This particular class was entitled “Diversity Training” and I expected the usual loss of an hour of my life while someone explained things that were (or should be) patently obvious to anyone with an IQ above that of a hammer.

flipWe knew something was up when we arrived to find a room with no tables or chairs, just flip charts and some pens in each corner.

The instructor got down to business by dividing us into groups and giving each group a piece of paper.  Our instructions were simple: Read the paper, listen to the scenarios that she would read out and then write down our thoughts on the flip chart we had.  

After several scenarios were read and thoughts written we compared the results.

The first scenario she read was as follows:

“The person on your sheet has just brought in the biggest account the company has ever had.”

The flip charts were arranged such that the groups could not see each others answers so imagine our surprise when we found the following results:

Group 1

Group 2

  • Fantastic!
  • What a guy!
  • We should take him out for a drink to celebrate
  • Give him a big bonus!
  • Give him a promotion!
  • I’d like to shake his hand
  • He got lucky
  • Even a blind squirrel finds a nut once in a while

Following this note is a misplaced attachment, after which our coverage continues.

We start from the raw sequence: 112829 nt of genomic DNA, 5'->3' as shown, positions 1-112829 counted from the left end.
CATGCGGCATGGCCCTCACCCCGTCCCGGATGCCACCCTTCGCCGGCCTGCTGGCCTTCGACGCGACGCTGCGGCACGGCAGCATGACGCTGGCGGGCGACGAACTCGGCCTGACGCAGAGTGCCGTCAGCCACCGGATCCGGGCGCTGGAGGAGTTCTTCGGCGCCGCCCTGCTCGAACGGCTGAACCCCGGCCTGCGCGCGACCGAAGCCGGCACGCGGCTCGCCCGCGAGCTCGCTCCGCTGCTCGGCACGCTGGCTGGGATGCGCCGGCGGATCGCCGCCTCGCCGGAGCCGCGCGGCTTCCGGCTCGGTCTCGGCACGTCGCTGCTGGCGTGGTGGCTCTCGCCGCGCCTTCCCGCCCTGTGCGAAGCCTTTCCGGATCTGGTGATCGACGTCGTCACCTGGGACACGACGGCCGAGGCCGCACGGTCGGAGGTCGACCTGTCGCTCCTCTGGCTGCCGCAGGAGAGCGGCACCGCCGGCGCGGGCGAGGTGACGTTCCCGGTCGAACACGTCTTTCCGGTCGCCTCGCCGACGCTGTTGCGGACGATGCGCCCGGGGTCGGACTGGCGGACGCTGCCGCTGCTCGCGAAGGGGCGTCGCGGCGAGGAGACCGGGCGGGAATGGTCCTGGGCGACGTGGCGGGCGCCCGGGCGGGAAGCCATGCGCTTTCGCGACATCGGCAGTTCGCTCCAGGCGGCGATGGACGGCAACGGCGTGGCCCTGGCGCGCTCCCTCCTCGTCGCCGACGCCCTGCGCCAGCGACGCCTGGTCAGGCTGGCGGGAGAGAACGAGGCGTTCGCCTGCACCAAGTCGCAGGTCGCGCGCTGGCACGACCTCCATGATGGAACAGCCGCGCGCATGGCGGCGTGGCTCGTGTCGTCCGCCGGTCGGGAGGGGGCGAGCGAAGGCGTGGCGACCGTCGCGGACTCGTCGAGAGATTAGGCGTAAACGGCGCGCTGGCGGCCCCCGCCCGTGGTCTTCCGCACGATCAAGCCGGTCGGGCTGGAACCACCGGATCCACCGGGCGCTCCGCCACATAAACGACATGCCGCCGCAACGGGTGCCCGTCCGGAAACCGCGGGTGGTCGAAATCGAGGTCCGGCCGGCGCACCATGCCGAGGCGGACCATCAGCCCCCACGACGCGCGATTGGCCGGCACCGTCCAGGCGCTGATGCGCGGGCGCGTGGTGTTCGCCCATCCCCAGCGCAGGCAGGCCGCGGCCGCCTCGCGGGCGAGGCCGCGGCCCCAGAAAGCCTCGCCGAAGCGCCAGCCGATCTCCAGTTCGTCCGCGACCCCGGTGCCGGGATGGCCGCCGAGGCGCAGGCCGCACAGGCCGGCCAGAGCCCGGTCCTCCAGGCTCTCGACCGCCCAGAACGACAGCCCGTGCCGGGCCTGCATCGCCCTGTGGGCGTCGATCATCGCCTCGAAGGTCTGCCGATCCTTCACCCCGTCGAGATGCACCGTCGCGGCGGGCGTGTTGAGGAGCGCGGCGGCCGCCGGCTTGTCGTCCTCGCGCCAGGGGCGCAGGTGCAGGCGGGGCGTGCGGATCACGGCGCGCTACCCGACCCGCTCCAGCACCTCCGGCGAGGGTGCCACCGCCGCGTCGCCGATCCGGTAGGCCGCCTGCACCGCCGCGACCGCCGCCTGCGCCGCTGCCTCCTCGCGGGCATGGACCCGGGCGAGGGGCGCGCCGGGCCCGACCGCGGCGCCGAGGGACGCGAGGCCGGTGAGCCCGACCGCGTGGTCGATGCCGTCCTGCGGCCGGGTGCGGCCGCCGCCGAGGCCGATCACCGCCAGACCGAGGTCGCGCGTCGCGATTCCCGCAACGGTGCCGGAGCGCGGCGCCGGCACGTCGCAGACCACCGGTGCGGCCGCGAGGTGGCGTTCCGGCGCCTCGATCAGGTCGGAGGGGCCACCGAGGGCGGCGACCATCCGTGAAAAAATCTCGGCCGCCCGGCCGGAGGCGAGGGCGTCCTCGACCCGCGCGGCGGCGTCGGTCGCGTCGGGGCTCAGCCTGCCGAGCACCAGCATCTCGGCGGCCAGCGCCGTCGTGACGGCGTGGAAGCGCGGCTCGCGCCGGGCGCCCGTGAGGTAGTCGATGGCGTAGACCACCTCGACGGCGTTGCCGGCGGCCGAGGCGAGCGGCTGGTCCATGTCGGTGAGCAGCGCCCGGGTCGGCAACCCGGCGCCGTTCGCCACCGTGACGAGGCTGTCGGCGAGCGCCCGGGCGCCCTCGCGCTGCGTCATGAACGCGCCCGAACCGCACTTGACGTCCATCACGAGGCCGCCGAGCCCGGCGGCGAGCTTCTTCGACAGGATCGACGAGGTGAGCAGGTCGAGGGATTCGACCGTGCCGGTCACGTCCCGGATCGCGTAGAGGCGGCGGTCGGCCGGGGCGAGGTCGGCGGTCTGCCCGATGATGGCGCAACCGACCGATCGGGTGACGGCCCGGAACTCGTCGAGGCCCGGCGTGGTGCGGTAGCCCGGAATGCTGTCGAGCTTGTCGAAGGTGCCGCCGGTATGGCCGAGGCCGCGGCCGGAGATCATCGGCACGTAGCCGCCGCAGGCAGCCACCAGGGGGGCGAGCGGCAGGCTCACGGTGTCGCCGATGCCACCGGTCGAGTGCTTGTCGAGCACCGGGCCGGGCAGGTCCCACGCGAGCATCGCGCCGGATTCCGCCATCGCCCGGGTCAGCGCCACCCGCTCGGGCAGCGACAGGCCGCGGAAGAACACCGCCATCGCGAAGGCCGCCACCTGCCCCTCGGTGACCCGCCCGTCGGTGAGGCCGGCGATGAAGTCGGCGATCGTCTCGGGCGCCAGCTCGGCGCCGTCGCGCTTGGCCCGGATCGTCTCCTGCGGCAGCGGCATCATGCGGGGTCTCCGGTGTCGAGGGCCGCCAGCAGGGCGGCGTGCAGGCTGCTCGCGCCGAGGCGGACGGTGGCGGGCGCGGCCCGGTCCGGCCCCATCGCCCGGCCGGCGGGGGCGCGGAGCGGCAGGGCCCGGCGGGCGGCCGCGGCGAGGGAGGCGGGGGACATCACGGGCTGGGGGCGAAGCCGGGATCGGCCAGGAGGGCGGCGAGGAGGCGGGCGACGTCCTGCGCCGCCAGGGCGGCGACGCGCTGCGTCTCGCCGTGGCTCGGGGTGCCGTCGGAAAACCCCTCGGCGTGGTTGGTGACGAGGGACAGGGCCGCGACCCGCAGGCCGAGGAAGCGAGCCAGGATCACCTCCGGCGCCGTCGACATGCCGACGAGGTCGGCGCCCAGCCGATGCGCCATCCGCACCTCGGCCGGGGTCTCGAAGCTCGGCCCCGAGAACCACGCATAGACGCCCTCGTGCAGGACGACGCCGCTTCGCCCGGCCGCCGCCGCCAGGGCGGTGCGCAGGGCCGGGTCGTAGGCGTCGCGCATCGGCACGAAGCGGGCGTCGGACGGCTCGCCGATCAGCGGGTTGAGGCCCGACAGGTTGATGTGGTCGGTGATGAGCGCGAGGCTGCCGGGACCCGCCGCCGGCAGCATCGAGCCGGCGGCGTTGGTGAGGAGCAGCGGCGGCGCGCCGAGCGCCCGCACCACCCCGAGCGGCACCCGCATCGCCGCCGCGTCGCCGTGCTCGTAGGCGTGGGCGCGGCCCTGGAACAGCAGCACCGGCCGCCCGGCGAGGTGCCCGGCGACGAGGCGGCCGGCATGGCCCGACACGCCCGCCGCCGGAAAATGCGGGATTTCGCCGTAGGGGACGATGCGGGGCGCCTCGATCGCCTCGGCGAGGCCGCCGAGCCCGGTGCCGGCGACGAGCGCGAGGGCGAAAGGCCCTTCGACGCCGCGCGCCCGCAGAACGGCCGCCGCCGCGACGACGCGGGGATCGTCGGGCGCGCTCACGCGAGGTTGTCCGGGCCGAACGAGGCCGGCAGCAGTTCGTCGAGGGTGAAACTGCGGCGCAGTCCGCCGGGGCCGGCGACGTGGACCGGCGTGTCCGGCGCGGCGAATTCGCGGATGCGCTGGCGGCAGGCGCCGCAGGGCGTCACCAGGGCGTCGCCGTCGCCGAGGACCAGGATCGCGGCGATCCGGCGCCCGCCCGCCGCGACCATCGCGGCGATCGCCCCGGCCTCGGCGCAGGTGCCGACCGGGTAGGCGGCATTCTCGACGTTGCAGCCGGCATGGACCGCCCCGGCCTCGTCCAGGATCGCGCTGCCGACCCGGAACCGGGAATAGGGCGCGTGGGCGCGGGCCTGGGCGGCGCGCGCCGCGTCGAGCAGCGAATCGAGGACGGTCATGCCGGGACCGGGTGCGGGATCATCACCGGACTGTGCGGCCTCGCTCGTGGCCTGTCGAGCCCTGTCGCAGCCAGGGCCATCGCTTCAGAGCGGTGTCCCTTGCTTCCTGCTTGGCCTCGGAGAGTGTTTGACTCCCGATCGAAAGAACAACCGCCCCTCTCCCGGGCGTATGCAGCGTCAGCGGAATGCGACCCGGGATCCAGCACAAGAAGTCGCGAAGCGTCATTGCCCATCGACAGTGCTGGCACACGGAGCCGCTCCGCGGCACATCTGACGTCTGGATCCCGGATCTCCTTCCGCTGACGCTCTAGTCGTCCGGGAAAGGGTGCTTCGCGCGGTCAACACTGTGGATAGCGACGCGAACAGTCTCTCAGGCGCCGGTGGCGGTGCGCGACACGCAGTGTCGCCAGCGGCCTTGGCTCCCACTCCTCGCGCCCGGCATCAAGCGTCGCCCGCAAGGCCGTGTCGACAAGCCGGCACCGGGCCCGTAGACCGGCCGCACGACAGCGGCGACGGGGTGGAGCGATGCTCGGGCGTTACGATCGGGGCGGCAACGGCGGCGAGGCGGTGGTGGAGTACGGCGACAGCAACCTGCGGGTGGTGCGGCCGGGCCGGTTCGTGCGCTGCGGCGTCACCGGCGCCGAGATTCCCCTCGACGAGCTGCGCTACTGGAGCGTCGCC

• Probably stole the account from someone else and didn’t give credit
  • If he can do it then anyone can

Huh?  Same question, read by the same person at the same time.  What happened?

The difference was what was on the piece of paper.  

Group 1 had a paper that read “The person you are about to hear about is well liked, hard working, intelligent and expected to go places.  Everyone expects that he is on the fast track to senior management.

Group 2, by contrast, had a paper that read “The person you are about to hear about is lazy, not particularly intelligent, never helps anyone out and is fully expected to be let go in the near future.

There were more scenarios such as the person losing the biggest account (Group 1 commiserated while Group 2 wanted him fired) but I think you get the picture.  The message was the same, but what people heard was completely altered by what they personally brought to the table.

This is human nature and it is very hard, if not impossible, to avoid infecting what you hear with your own biases, but I still try.  More importantly I try hard to keep my thoughts about someones faults to myself to avoid infecting others.  I can’t say I am always successful, but at least I try.

So the next time you hear something that you feel negative about take a moment to think about it.  Are you getting the real message, or the message you wanted to hear?  

2 Comments

Filed under Career, Education, The Human Condition

Self Assessment #Fail

On Monday I sat down to pull together the dreaded self assessment.  As a manager this is doubly hard because there’s a fine line between giving all the credit to other people (“you did nothing“) or taking credit for things that you managed but didn’t actually do yourself (“credit pirate“).